Since Netanyahu repeatedly says this a war of “civilisation” against the “barbarism” that 7th October represented, it’s worth remembering that Gaza was itself a vibrant, 4,000-year-old civilisation. The 2,000lb and tens of thousands of other munitions unleashed by Israel have severely damaged or destroyed homes, schools, arts centres, universities, mosques, churches, hotels, shopping malls, apartment buildings, factories, offices, citrus orchards, olive groves and greenhouses. Much of the water, electricity and other infrastructure is beyond repair.
Emboldened by this Dresden-like devastation, Ben-Gvir and his Jewish supremacist ministerial colleague Bezalel Smotrich (on both of whom Netanyahu depends to keep his coalition together) have ramped up calls for what they describe, in a chilling euphemism, as the “voluntary” evacuation of Palestinians from the Strip. Both have proposed re-establishing Jewish settlements in Gaza 19 years after they were withdrawn by Ariel Sharon, and Smotrich has even mused that 200,000 to 300,000 Gazans (out of 2.2m) would be a tolerable number left in the Strip. For most Gazans, who are the descendants of more than 700,000 refugees who fled or were forced from their homes in the war of 1948, this has truly menacing overtones. The US and Egypt are resisting Smotrich and Ben-Gvir’s suggestions, but the possibility underlines the macabre paradox in which the Palestinians are caught: almost uniquely among war zones, Gaza is impossible to escape for the vast majority; but if they were able to flee into Egypt, it would seem like a re-enactment of the 1948 Nakba.
There is a way that this destruction could be halted: a ceasefire, on the condition that the remaining Israeli hostages—the large majority Jewish but including, like those killed on the 7th October, some Bedouin Arab citizens of Israel—held in Gaza are released. Yair Golan is signed up to the goal of dismantling Hamas militarily in the longer term and removing it from power in Gaza. But he says securing the hostages’ freedom is now the Israeli government’s number one duty. “These people are victims of the Israeli political and military failures. We have a very strong obligation to save their lives. The goal of eliminating Hamas entirely has no connection to reality. I don’t see in what way we will be able to achieve this goal in the near future and at the same time free all the hostages. There is a time to fight and there is a time to release the hostages.”
This would provide the first real chance of ending the horrific mass casualties in Gaza and could even begin to answer the question of what next for Gaza. In a striking Haaretz article in December, former prime minister Ehud Olmert called for a full ceasefire, “not a pause…. [but] an end to the hostility, period.” The condition, in Olmert’s view, would be the recovery from Gaza of all hostages in return for the release all Hamas prisoners from Israeli jails. IDF troops would remain frozen in their positions inside Gaza pending negotiations mediated by Egypt on the future of the Gaza Strip.
Nimrod Sheffer, a former CEO of Israeli Aerospace Industries, ex-chief of the Israeli Air Force and Golam ally, has fleshed out what he thinks Israel should demand in such negotiations, which he hopes would lead eventually to Gaza being governed by Palestinians (but not Hamas) and reconstructed. They amount to: Israeli control of the border between Gaza and Egypt to prevent weapons imports, demilitarisation of the armed factions, a multinational security force inside the Strip and—perhaps more problematic—the right of Israeli forces outside the Gaza border to enter if justified on security grounds.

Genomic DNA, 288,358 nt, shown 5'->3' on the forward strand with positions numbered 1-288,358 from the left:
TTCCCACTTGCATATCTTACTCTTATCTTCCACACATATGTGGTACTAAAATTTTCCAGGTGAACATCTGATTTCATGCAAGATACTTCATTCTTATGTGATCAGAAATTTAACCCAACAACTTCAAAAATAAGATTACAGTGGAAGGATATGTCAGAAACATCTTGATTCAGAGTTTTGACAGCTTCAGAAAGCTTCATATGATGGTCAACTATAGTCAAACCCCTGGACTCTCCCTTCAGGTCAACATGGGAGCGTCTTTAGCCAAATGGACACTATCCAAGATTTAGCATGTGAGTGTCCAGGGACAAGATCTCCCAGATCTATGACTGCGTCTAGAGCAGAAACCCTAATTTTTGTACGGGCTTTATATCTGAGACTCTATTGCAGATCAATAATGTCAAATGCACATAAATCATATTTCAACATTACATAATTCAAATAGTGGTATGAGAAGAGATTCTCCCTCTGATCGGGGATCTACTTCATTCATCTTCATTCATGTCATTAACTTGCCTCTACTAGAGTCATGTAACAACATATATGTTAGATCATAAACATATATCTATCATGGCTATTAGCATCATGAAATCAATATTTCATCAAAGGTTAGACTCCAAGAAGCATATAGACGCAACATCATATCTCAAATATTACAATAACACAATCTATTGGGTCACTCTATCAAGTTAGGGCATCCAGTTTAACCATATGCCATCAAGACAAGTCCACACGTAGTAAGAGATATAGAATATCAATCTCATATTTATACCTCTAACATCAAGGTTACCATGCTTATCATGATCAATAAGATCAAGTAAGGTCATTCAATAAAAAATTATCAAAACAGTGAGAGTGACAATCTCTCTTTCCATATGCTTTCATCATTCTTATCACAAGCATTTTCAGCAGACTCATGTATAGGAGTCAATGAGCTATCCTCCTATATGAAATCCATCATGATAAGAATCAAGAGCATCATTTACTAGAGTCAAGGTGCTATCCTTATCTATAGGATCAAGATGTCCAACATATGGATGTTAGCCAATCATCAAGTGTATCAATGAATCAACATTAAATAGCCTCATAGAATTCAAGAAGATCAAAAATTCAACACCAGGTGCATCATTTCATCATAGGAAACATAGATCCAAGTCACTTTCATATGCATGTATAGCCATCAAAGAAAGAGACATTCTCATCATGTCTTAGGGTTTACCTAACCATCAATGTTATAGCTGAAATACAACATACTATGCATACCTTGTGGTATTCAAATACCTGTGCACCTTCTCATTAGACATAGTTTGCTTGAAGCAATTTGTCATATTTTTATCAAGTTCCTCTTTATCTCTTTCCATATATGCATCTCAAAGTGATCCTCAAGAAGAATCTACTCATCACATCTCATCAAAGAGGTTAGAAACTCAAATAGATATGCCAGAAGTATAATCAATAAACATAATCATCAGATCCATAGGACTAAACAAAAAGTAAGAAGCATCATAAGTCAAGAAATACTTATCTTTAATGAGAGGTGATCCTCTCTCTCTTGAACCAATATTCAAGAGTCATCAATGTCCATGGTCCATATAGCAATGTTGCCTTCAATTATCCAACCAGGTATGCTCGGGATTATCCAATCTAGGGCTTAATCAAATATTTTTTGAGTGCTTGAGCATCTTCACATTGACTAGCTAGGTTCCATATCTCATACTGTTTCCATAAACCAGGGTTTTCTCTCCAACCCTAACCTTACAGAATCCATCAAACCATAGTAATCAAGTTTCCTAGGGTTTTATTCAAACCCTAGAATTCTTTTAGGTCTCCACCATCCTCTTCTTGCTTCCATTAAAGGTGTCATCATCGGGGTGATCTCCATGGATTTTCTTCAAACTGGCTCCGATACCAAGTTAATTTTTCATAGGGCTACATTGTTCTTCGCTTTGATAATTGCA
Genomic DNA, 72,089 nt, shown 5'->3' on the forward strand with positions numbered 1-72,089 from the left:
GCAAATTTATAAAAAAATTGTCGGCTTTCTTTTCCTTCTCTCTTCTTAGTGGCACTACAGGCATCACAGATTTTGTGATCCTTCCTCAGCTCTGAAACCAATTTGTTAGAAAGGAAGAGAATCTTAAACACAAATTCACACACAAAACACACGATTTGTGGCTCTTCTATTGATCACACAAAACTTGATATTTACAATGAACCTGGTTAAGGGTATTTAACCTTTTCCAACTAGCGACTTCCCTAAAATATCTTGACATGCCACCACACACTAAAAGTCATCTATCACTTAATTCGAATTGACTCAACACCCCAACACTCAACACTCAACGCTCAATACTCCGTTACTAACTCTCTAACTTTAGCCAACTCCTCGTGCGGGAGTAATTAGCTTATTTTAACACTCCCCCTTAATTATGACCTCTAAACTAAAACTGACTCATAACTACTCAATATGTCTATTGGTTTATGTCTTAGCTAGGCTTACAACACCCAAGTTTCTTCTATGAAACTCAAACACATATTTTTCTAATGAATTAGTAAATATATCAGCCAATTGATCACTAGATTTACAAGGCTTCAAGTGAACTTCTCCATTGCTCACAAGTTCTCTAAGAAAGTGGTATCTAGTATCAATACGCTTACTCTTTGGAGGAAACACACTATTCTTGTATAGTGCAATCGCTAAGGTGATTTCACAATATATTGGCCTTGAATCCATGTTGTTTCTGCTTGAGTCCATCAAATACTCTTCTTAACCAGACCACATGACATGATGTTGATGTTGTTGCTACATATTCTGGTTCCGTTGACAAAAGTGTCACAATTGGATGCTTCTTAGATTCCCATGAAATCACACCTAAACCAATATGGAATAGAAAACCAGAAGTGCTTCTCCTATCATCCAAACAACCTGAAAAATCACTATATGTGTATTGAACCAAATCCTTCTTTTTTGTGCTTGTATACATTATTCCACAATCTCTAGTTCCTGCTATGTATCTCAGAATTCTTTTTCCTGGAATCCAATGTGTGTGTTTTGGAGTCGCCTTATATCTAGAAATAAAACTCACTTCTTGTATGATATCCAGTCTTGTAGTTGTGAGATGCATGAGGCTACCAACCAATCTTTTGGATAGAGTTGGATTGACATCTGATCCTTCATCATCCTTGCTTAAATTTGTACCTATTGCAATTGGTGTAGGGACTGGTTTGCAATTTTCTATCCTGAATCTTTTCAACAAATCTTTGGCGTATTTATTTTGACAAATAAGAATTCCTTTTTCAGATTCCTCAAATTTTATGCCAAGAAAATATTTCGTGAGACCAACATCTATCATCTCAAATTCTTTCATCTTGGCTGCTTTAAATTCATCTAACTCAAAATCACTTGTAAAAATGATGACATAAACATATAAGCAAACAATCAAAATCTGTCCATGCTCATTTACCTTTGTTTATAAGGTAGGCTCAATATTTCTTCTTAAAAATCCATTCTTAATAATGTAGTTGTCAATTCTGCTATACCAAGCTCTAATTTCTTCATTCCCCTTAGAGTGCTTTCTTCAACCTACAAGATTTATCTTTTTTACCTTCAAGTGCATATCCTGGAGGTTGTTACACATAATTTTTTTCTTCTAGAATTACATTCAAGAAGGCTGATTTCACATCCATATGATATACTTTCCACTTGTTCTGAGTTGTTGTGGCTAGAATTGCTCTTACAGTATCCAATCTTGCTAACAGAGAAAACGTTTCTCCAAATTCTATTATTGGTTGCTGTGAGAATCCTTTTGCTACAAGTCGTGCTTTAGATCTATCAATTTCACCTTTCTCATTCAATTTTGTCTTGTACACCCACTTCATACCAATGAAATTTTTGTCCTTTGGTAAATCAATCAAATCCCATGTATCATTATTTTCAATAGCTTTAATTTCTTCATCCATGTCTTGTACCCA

Sheffer is convinced Netanyahu won’t make such an offer because he wants to prolong the war to save his job. A “vast majority” of Israeli voters want the prime minister to go, Sheffer explains, “but half of those are saying ‘not till after the war.’” While faltering negotiations continue, Netanyahu has repeatedly suggested that relentless military pressure on Hamas will bring the hostages back. So far just one hostage has been returned alive by the IDF operating in Gaza.
For families like those of 22-year-old Omer Wenkert (he “loved to cook”), who was snatched by kidnappers from the rave and last seen photographed by them in handcuffs and underpants, this would surely bring unimaginable relief. In the Tel Aviv Museum square where families of the hostages have gathered nightly since 7th October, his close cousin Orli Salemi, 47, said in late November that in the last message Omer had sent to his family, he said he was “very, very scared.” She added: “I don’t want to get into politics… but I have to be angry about this. This was not supposed to happen. He was just there to have a good time. We are told we have the strongest army in the world. So where was it?”
While Mohammad Bin Salman, like the Emiratis, would be quietly glad to see Hamas eliminated, and is still thought keen to strike a deal with Israel, diplomats say he has now raised his price
A ceasefire might even provide a first stepping stone towards resolution of the wider conflict. Work to this end has been underway in regional and other capitals, much of it focused on the potential role of the Gulf States, including Saudi Arabia. Part of Hamas’s motive for the 7th October massacres was may have been to prevent a US-Saudi-Israel mutual accord, which would have represented a final betrayal by Riyadh of the Palestinians, breaking Saudi Arabia’s historic insistence on not recognising Israel until they had a state.
While Mohammad Bin Salman, like the Emiratis, would be quietly glad to see Hamas eliminated, and is still thought keen to strike a deal with Israel, diplomats say he has now raised his price—not out of any love for the Palestinians but because of widespread outrage among Arabs over the carnage in Gaza. Before 7th October, he was demanding gestures, including an economic package for Palestinians and a very modest widening of Palestinian semi-autonomy, which would do nothing to end the occupation. Now he might favour “a big bold move”, reviving the 20-year-old Saudi-sponsored Arab Peace Initiative (API), which envisaged a Palestinian state on 1967 borders. Either way, Gulf leaders are unlikely to meet the truly massive costs of rebuilding Gaza from its ruins—let alone help to secure and run it— without a clear path to a wider resolution. “They are not just going to be used as an ATM by Israel until the next time,” says a Western diplomat in one of the region’s capitals.